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Good morning. It’s a beautiful morning as I write this, and I hope you will forgive me if I put a bit of a damper on this glorious day, but it’s for our own good, and, occasionally, we have to bring some important issues to light for our continuing good health. That is what we are doing today.

Thanks to Karen Wyard, BS, MA, who is the community education manager of the Senior Behavioral Health Program at St. Helena Hospital, we learned a great deal about depression last May.

We learned in May that “Depression is not a normal part of aging.” That everyone has occasional bouts of sadness, but these feelings are usually fleeting.

Karen told us that, “When a person has a ‘depressive disorder,’ it interferes with daily life and normal functioning. There is no known single cause of depression, but it likely results from a combination of genetic, biochemical, environmental and psychological factors. Depression commonly coexists with other illnesses, such as anxiety disorders or alcohol/substance abuse. It can affect anyone at any time, from children to older adults.”

Recently, I was pleased to receive another letter from Karen informing me that October is National Depression and Mental Health Screening Month. Karen wanted to encourage everyone to participate in mental health screening this month, either with a medical professional or, at least, start with an online test.

I’ll tell you more about the online test in just a moment, but I wanted to get us caught up with this important subject first.

Karen writes that “it is a fact that one in four adults suffer from some type of diagnosable mental disorder in a given year.”

While depression is a common, but serious, illness, Karen writes. “The good news is that it is also a highly treatable illness.”

Last May, we talked about getting help by seeing your doctor for a medical evaluation and also making lifestyle changes: exercise and diet, getting out socializing, spending time with friends and relatives, trying new activities, etc. The first step is to get a diagnosis. Once diagnosed, a person will likely be treated with psychotherapy and/or medication.

Karen reminds us that “if depression is left untreated, it can lead to an overall deterioration of health….not to mention, suicide. So I can’t stress the importance of recognizing the signs and symptoms of depression enough. Then get treatment. Just like an annual physical check-up, it’s time for that annual mental health screening. That’s the starting point to getting better.”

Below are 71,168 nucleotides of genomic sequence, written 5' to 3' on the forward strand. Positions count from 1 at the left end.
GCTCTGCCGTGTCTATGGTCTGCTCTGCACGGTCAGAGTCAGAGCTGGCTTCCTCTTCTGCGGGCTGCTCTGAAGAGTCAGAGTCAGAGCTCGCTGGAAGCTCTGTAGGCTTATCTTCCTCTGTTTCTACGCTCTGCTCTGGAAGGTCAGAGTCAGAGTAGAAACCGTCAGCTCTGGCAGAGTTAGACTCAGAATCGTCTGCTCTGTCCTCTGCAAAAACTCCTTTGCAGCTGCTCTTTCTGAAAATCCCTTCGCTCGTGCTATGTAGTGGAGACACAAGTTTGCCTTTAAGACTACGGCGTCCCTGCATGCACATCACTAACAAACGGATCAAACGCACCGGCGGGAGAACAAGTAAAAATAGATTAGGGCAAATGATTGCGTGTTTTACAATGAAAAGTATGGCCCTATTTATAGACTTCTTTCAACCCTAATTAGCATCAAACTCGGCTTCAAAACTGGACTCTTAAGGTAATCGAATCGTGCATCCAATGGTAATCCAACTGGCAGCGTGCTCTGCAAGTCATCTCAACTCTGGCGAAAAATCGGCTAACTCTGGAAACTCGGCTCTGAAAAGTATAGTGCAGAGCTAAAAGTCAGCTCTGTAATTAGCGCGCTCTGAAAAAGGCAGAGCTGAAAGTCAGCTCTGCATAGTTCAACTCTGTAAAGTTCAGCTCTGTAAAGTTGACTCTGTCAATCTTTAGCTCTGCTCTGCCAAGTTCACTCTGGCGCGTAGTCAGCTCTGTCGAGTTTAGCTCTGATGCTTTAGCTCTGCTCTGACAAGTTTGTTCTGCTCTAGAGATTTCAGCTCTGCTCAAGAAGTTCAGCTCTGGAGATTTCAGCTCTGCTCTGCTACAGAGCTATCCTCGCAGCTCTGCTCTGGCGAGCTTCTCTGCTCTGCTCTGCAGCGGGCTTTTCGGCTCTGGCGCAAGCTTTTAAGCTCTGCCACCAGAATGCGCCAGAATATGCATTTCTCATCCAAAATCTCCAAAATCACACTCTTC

Karen also brought up the question of how can you help a friend affected by depression? The following are her suggestions:

— Offer emotional support, understanding, patience and encouragement.

— Be a good listener

— Never ignore comments about suicide; report them to your friend’s relative or doctor or call the National Suicide Prevention Lifeline at (800) 273-TALK.

— Invite your friend to do things with you: if he/she declines, keep trying, but don’t push.

— Remind your friend that with time and treatment, the depression will lift.

Getting back to the screening online test, I just took it and it was easy and totally painless.

To take the screening test, go to: http://www.helpyourselfhelpothers.org/. There is also another website with screening tests for various other disorders including anxiety, PTSD (Post-Traumatic Stress Disorder) and bipolar disorder. Visit www.mentalhealthamerica.net for further help, and be sure to meet with a medical professional.

Thank you, Karen Wyard. We are grateful to you for sending us this important information, and I urge all my readers, even if you have the sunniest deposition in the world, to take these tests and make an appointment with a medical professional, if warranted. There are always areas for self-improvement in all of us. We need to work hard on keeping ourselves healthy in mind, spirit and body.

Before we say good-bye, I’d like to share with you a little of some research I’ve been doing for a future column. It’s a list of, “Six habits of happiness worth cultivating.”

— Pay attention

— Give thanks

— Drop grudges

— Keep friends close

— Get moving

— Practice kindness.

See you next week, and please join me in taking those online screening tests. I want you all to stick around for a very long time, and, like the words to Bobby McFerrin’s song, “Don’t worry, be happy.”

In every life we have some trouble. But when you worry, you make it double, Don’t worry, be happy. Don’t worry, be happy now.”

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Write to Betty at bettyrrhodes@sbcglobal.net.

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